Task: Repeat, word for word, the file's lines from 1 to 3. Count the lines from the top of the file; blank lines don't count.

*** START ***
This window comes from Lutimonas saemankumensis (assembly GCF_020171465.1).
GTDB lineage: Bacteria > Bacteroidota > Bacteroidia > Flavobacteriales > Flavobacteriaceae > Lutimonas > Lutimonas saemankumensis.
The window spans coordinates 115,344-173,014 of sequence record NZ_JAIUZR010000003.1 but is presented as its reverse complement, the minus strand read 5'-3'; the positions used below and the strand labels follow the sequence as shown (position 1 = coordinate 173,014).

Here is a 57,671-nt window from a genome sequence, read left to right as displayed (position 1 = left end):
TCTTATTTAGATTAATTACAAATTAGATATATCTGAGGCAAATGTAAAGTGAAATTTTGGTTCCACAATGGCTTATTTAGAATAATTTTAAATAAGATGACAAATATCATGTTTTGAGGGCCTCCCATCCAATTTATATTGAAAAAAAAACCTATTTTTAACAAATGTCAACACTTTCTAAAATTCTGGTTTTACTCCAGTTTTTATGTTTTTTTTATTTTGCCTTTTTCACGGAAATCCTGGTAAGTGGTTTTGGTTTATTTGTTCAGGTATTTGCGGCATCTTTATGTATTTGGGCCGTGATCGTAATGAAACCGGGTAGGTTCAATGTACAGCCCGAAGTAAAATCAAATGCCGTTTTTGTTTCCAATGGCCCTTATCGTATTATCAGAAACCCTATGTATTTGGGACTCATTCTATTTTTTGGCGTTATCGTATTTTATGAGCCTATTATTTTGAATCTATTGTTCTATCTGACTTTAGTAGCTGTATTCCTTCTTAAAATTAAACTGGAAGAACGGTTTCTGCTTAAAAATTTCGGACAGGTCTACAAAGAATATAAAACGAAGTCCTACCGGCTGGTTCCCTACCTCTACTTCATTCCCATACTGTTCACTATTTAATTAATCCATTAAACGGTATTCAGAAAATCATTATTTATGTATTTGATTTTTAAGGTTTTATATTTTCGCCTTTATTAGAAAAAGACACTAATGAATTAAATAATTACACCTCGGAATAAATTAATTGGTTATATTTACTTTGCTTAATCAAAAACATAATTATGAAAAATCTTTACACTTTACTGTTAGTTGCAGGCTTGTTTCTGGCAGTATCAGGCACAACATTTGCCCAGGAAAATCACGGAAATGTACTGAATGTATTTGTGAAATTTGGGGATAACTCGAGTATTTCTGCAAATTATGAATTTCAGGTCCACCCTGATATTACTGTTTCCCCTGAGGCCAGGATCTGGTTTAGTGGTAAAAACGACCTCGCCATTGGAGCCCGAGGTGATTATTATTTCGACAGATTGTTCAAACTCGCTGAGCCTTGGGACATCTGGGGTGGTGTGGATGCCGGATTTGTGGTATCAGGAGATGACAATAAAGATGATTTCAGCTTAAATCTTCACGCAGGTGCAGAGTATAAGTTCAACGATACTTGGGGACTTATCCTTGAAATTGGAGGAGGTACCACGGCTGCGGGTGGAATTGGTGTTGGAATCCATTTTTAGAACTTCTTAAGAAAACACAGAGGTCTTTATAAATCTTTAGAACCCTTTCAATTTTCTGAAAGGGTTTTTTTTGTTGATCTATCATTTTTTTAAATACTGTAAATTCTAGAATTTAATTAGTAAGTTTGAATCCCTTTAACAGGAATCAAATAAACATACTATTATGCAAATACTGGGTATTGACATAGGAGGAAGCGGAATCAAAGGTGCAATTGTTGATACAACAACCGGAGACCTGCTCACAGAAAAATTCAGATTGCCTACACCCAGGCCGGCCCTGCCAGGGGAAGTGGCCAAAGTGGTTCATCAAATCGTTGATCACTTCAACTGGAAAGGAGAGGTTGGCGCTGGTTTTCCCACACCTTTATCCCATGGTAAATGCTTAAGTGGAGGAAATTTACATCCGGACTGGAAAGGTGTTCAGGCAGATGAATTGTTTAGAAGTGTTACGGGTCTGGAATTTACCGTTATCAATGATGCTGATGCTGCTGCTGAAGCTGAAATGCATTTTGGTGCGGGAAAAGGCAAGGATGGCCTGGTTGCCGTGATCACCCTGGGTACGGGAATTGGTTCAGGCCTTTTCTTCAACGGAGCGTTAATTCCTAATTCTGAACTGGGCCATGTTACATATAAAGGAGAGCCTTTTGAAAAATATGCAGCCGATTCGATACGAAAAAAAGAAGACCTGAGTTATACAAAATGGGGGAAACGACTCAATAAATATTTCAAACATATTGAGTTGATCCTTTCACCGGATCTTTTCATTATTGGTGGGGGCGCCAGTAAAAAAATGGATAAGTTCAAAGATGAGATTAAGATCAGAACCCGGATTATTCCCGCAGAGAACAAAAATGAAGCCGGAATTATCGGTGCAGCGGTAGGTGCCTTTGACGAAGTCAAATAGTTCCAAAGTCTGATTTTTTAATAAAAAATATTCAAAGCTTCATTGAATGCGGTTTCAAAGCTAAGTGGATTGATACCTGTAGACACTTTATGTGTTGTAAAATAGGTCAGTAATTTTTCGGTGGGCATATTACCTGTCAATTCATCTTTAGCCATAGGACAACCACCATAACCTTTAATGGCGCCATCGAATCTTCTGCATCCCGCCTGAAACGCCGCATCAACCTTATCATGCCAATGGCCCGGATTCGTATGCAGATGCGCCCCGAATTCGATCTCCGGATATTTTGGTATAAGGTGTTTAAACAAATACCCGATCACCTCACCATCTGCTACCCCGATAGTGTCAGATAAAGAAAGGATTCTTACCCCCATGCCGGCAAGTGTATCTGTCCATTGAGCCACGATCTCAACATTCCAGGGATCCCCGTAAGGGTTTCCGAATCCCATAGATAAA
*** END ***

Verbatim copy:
This window comes from Lutimonas saemankumensis (assembly GCF_020171465.1).
GTDB lineage: Bacteria > Bacteroidota > Bacteroidia > Flavobacteriales > Flavobacteriaceae > Lutimonas > Lutimonas saemankumensis.
The window spans coordinates 115,344-173,014 of sequence record NZ_JAIUZR010000003.1 but is presented as its reverse complement, the minus strand read 5'-3'; the positions used below and the strand labels follow the sequence as shown (position 1 = coordinate 173,014).